I had tried to visit the Catacombs in Paris on several different occasions, but the entrance queue always defeated me. Early morning, late evening, midday, it didn’t seem to matter at what time of day I tried to visit, the entrance queue always snaked endlessly out of sight, and the prospect of joining the back of it seemed like a long wait to the grave. So, I always gave it up. Until now.
Now, wiser––perhaps wealthier––rather than join the back of the interminable queue, I purchased queue-busting tickets online. These stipulate a guaranteed fixed-time entry. The catch? They are over double the price of turning up on spec and joining the queue––€29 compared to €13 at the time of writing. What the hell: I wanted to visit the Catacombs and if I was going to have to pay over the odds for the experience, I might as well get full value for money out of it.
It would have been nice to have turned up in full 18th century costume with multiple layers of linen skirts and a tall, scented wig, but even in my modest 21st century garb of jeans and trainers, I still felt like Marie Antoinette as I walked past the long line of indignant, cheap-skating humanity to join the front of my separate queue of one, and from there to be ushered directly into the labyrinthine depths, all by the simple expedient of displaying a small, online-purchased barcode.
And so there I was. After several failed attempts: beyond the queue. In the Paris Catacombs. Somewhere I had wanted to visit for years. And what was I feeling? Nervous. Nervous that after all the years of waiting––and seconds of queue-jumping––that I might be disappointed by the experience. Nervous, also, that after my top-side segregation I was now to be thrown back in with the subterranean, unwashed hoi polloi. How would they react? Would there be a revolution? Marie Antoinette no longer seemed quite such an attractive proposition.
Thankfully, I need not have been anxious. Along with me, the proletariat all seemed to be enjoying the experience, sufficiently so that any distinctions of class could be ignored. The Catacombs were much more atmospheric than I had expected. Perversely, this had much to do with the queue. Visitor numbers are strictly limited, and so for long segments of the visit it is possible to feel like you are a lone explorer in this underground world. Also, the distance required to walk is greater than I expected––a good thing by my reckoning. 131 steps down; 600 metres as the crow flies between the entrance at 1 Avenue du Colonel Henri Rol-Tanguy and the exit at 36 Rue Rémy Dumoncel, and a lot further in real terms with all the twists and turns underground; and 112 steps up––not my calculations of course; you can’t expect Marie Antoinette to do any actual hard work when someone else can do it for her.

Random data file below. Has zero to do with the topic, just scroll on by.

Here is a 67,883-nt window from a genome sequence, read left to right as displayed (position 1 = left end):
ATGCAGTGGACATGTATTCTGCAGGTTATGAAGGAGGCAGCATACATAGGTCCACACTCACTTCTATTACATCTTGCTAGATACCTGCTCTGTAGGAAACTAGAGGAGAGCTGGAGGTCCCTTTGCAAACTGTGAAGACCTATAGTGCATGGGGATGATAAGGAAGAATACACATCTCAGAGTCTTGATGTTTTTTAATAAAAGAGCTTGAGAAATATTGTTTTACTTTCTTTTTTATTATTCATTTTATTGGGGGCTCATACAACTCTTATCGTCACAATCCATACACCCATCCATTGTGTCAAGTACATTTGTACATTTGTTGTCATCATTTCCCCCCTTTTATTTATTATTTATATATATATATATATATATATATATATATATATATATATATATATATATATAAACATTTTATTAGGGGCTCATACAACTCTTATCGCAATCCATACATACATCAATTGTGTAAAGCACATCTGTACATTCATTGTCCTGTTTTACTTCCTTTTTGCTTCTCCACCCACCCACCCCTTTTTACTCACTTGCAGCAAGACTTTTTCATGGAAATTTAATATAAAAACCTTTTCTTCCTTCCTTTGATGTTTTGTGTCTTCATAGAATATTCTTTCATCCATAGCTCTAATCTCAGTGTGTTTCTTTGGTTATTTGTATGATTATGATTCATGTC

There is a small, informative museum area for those of an inquiring bent, immediately before entering the actual ossuary, but this is not somewhere that I dawdle: I am more about experience than information. And then there are bones. Lots and lots of bones. Walls of bones. Structures of bones. Foundations of bones. It is both chastening and evocative.
I entered the Catacombs as a Queen, but I like to think that I left them a more humble woman.
© E. C. Glendenny
E. C. Glendenny will always be more a pleb than an aristo.